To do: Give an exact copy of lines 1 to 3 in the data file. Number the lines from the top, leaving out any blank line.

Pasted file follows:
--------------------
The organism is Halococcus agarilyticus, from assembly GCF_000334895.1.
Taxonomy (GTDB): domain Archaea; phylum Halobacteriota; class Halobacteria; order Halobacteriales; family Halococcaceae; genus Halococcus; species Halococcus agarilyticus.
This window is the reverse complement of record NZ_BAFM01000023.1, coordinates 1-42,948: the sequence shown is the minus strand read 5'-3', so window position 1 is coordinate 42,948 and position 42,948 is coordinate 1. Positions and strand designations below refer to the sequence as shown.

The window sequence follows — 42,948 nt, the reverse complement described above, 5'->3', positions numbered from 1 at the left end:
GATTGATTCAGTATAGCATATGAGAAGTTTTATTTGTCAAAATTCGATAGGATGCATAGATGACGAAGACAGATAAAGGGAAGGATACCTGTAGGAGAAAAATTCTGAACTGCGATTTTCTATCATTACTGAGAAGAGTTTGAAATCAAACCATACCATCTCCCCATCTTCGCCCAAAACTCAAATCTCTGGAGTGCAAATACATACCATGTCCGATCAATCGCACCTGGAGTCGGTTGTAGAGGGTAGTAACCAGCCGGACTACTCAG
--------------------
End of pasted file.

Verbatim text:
The organism is Halococcus agarilyticus, from assembly GCF_000334895.1.
Taxonomy (GTDB): domain Archaea; phylum Halobacteriota; class Halobacteria; order Halobacteriales; family Halococcaceae; genus Halococcus; species Halococcus agarilyticus.
This window is the reverse complement of record NZ_BAFM01000023.1, coordinates 1-42,948: the sequence shown is the minus strand read 5'-3', so window position 1 is coordinate 42,948 and position 42,948 is coordinate 1. Positions and strand designations below refer to the sequence as shown.